Am Fam Physician. 2007;75(4):541-543
Author disclosure: Nothing to disclose.
A 48-year-old man with no reported medical history presented to the emergency department with a gradually worsening headache over the past several days. His pain was confined to the occipital area and was accompanied by nausea, vomiting, fever, and chills. Examination revealed neck stiffness, but no other neurologic deficits were identified. Lumbar puncture was performed. Analysis of the cerebrospinal fluid (CSF) showed a red blood cell count of 20 per μL and a white blood cell count of 922 per μL with 52 percent neutrophils, 32 percent lymphocytes, and 16 percent monocytes. The CSF protein was 119 mg per dL (1.19 g per L; normal range: 15 to 45 mg per dL [0.15 to 0.45 g per L]), and glucose was 28 mg per dL (1.55 mmol per L; normal range: 43 to 70 mg per dL [2.40 to 3.90 mmol per L]). Results of CSF staining are shown in the accompanying figure.
The answer is A: C. neoformans meningitis. Cryptococcosis is an invasive fungal infection caused by C. neoformans. Infection through the respiratory tract occurs following inhalation of C. neoformans. The organism disseminates hematogenously and has a propensity to localize to the central nervous system.1 Cryptococcal meningoencephalitis is an important opportunistic infection in immunosuppressed patients, particularly those with acquired immunodeficiency syndrome (AIDS). It rarely occurs in patients with CD4 counts greater than 100 per mm3 (0.10 × 109 per L). Cryptococcal meningoencephalitis is the AIDS-defining illness for 60 percent of the patients with human immunodeficiency virus (HIV) infection in whom it is diagnosed.2–4
Examination of the CSF with India ink capsule staining shows the typical encapsulated yeast forms in approximately 75 percent of patients. When results of the India ink examination are negative but a diagnosis of cryptococcal meningitis is still suspected, assaying for cryptococcal polysaccharide antigen in the CSF is an option.3,5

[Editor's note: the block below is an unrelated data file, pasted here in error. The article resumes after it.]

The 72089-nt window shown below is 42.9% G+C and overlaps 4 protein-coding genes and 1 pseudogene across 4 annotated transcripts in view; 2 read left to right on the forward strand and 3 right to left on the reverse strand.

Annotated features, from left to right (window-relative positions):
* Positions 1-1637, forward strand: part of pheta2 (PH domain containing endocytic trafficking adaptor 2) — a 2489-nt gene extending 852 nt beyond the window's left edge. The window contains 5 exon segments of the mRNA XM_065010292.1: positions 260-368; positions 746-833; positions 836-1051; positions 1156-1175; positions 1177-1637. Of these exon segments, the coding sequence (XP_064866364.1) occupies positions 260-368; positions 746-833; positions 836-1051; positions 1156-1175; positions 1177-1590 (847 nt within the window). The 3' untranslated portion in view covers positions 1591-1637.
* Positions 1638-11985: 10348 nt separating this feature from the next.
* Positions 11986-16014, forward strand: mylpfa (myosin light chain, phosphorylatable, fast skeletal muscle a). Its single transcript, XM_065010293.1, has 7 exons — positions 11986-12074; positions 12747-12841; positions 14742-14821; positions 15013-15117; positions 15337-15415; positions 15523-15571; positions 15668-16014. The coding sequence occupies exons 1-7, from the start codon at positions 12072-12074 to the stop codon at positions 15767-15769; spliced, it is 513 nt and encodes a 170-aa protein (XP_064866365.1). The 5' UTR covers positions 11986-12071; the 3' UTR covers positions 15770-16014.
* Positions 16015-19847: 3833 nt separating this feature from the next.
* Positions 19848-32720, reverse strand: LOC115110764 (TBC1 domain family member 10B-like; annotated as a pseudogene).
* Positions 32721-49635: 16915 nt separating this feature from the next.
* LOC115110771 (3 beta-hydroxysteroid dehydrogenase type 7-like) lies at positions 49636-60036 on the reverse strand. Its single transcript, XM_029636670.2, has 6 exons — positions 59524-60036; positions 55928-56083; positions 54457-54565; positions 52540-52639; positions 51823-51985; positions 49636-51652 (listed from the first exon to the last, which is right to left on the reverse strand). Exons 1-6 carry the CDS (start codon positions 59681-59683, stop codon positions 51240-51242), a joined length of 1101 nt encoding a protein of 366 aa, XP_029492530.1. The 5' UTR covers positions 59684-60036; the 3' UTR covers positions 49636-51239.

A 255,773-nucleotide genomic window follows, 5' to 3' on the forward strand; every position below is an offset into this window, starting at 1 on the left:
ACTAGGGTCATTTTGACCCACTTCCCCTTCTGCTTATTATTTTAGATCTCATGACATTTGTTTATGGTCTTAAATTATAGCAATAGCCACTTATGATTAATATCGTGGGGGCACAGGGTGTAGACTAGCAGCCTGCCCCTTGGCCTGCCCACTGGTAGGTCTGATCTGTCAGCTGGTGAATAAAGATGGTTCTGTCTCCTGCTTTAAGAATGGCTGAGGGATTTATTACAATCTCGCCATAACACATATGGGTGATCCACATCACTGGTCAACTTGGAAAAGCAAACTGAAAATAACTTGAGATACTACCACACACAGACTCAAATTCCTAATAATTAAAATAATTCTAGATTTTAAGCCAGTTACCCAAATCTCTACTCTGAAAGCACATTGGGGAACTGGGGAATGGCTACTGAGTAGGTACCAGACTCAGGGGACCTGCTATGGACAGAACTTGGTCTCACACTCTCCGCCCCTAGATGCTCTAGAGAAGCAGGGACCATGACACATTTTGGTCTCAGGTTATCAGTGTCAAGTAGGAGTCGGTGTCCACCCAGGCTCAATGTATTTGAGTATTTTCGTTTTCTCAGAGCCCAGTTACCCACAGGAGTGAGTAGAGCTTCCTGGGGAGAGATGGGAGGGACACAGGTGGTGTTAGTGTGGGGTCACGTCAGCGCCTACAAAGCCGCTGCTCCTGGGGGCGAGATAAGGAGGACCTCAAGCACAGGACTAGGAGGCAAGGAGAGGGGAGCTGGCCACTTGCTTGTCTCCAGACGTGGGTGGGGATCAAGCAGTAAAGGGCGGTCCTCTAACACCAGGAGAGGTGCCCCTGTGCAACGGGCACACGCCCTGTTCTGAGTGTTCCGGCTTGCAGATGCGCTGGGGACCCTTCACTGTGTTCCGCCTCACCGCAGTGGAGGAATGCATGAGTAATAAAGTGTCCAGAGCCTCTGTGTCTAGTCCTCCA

Treatment of cryptococcal meningitis in HIV-infected patients involves three phases: induction, consolidation, and maintenance. During induction, patients receive amphotericin B (Fungizone; 0.7 mg per kg per day) and flucytosine (Ancobon; 100 mg per kg per day in four divided doses) for 14 days. In the consolidation phase, patients take fluconazole (Diflucan) in a dosage of 400 to 800 mg daily for eight weeks. During the lifelong maintenance phase, patients take fluconazole in a dosage of 200 mg daily.6,7 Fluconazole maintenance therapy can be stopped in selected patients who are asymptomatic and have a sustained increase in their CD4 counts of greater than 100 cells per mm3 for more than one year.
Treatment of cryptococcal meningitis in patients without HIV infection uses the same induction regimen as in patients with HIV. Consolidation treatment with fluconazole varies from three to six months depending on the clinical presentation and underlying risk factors, and the maintenance phase does not play a significant role because of patients' normal CD4 counts and immunity.
The initial presentation of meningococcal meningitis is the sudden onset of fever, nausea, vomiting, headache, and myalgias and a decreased ability to concentrate in an otherwise healthy patient. A petechial rash often appears as discrete lesions measuring 1 to 2 mm in diameter, most often on the trunk and lower portions of the body. Extreme complications include disseminated intravascular coagulation, shock, myocarditis, and purpura fulminans.8
H. influenzae meningitis used to be a disease occurring mainly in children. However, because childhood vaccination is now routine, H. influenzae meningitis has become relatively more common in adults.8 CSF Gram stain reveals gram-negative bacilli.
L. monocytogenes is an important bacterial pathogen in immunosuppressed patients, neonates, older patients, and pregnant women. The clinical presentation ranges from a mild illness with fever and mental status changes to a fulminant course with coma. Clinical diagnosis can be difficult because of the pleomorphic nature of the bacteria. Thus, CSF Gram stain may be negative or show gram-positive rods and coccobacilli.
S. pneumoniae meningitis is the most common cause of bacterial meningitis. Again, the findings are acute. Neurologic sequelae such as seizures, focal neurologic deficits (including cranial nerve palsies), and papilledema often are associated with pneumococcal meningitis.8 CSF stain findings for selected causes of meningitis are described in the accompanying table.
|Cause of meningitis||CSF stain findings|
|Cryptococcus neoformans||India ink stain shows typical encapsulated yeast forms|
|Haemophilus influenzae||Gram stain reveals gram-negative bacilli|
|Listeria monocytogenes||Difficult to diagnose; Gram stain may show gram-positive rods and/or coccobacilli|
|Neisseria meningitidis||Gram stain reveals gram-negative diplococcus|
|Streptococcus pneumoniae||Gram stain reveals gram-positive cocci inpairs|